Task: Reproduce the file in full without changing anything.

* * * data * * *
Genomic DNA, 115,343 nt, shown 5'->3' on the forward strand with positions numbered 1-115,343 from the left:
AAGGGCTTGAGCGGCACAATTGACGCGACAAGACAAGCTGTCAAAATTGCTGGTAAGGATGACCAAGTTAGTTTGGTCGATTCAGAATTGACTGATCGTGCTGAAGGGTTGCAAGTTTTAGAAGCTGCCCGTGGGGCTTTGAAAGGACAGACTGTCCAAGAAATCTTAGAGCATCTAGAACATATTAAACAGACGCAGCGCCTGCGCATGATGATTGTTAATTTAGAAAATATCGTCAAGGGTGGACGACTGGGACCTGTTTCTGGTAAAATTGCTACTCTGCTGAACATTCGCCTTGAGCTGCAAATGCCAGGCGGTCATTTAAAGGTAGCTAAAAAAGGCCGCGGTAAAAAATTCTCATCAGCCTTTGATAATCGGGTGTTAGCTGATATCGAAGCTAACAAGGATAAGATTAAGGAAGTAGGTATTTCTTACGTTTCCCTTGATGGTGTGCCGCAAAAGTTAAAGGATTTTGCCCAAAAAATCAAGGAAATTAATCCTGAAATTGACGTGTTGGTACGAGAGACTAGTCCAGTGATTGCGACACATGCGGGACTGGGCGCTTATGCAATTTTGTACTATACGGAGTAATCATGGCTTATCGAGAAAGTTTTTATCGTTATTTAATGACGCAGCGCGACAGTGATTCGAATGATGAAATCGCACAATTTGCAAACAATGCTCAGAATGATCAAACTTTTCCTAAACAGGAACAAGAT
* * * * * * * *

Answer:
Genomic DNA, 115,343 nt, shown 5'->3' on the forward strand with positions numbered 1-115,343 from the left:
AAGGGCTTGAGCGGCACAATTGACGCGACAAGACAAGCTGTCAAAATTGCTGGTAAGGATGACCAAGTTAGTTTGGTCGATTCAGAATTGACTGATCGTGCTGAAGGGTTGCAAGTTTTAGAAGCTGCCCGTGGGGCTTTGAAAGGACAGACTGTCCAAGAAATCTTAGAGCATCTAGAACATATTAAACAGACGCAGCGCCTGCGCATGATGATTGTTAATTTAGAAAATATCGTCAAGGGTGGACGACTGGGACCTGTTTCTGGTAAAATTGCTACTCTGCTGAACATTCGCCTTGAGCTGCAAATGCCAGGCGGTCATTTAAAGGTAGCTAAAAAAGGCCGCGGTAAAAAATTCTCATCAGCCTTTGATAATCGGGTGTTAGCTGATATCGAAGCTAACAAGGATAAGATTAAGGAAGTAGGTATTTCTTACGTTTCCCTTGATGGTGTGCCGCAAAAGTTAAAGGATTTTGCCCAAAAAATCAAGGAAATTAATCCTGAAATTGACGTGTTGGTACGAGAGACTAGTCCAGTGATTGCGACACATGCGGGACTGGGCGCTTATGCAATTTTGTACTATACGGAGTAATCATGGCTTATCGAGAAAGTTTTTATCGTTATTTAATGACGCAGCGCGACAGTGATTCGAATGATGAAATCGCACAATTTGCAAACAATGCTCAGAATGATCAAACTTTTCCTAAACAGGAACAAGAT